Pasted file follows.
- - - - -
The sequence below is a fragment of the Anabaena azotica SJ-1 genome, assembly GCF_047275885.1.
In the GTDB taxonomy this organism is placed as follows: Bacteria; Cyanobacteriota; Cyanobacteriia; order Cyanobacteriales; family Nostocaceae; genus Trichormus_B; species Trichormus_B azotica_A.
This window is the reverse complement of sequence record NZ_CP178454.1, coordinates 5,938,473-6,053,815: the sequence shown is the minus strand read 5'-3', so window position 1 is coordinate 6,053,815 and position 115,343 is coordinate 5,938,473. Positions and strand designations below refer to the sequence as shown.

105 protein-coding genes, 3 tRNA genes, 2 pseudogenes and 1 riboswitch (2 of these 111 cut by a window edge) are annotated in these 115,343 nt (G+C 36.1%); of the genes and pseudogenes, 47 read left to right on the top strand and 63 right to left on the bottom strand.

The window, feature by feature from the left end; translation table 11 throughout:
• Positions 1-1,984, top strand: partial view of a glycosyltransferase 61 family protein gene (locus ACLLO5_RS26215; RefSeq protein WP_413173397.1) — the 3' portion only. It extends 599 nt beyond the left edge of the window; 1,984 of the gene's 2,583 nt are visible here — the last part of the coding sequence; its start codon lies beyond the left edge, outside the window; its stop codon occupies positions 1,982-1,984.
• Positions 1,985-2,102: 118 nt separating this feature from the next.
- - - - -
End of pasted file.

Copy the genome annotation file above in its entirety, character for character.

The sequence below is a fragment of the Anabaena azotica SJ-1 genome, assembly GCF_047275885.1.
In the GTDB taxonomy this organism is placed as follows: Bacteria; Cyanobacteriota; Cyanobacteriia; order Cyanobacteriales; family Nostocaceae; genus Trichormus_B; species Trichormus_B azotica_A.
This window is the reverse complement of sequence record NZ_CP178454.1, coordinates 5,938,473-6,053,815: the sequence shown is the minus strand read 5'-3', so window position 1 is coordinate 6,053,815 and position 115,343 is coordinate 5,938,473. Positions and strand designations below refer to the sequence as shown.

105 protein-coding genes, 3 tRNA genes, 2 pseudogenes and 1 riboswitch (2 of these 111 cut by a window edge) are annotated in these 115,343 nt (G+C 36.1%); of the genes and pseudogenes, 47 read left to right on the top strand and 63 right to left on the bottom strand.

The window, feature by feature from the left end; translation table 11 throughout:
• Positions 1-1,984, top strand: partial view of a glycosyltransferase 61 family protein gene (locus ACLLO5_RS26215; RefSeq protein WP_413173397.1) — the 3' portion only. It extends 599 nt beyond the left edge of the window; 1,984 of the gene's 2,583 nt are visible here — the last part of the coding sequence; its start codon lies beyond the left edge, outside the window; its stop codon occupies positions 1,982-1,984.
• Positions 1,985-2,102: 118 nt separating this feature from the next.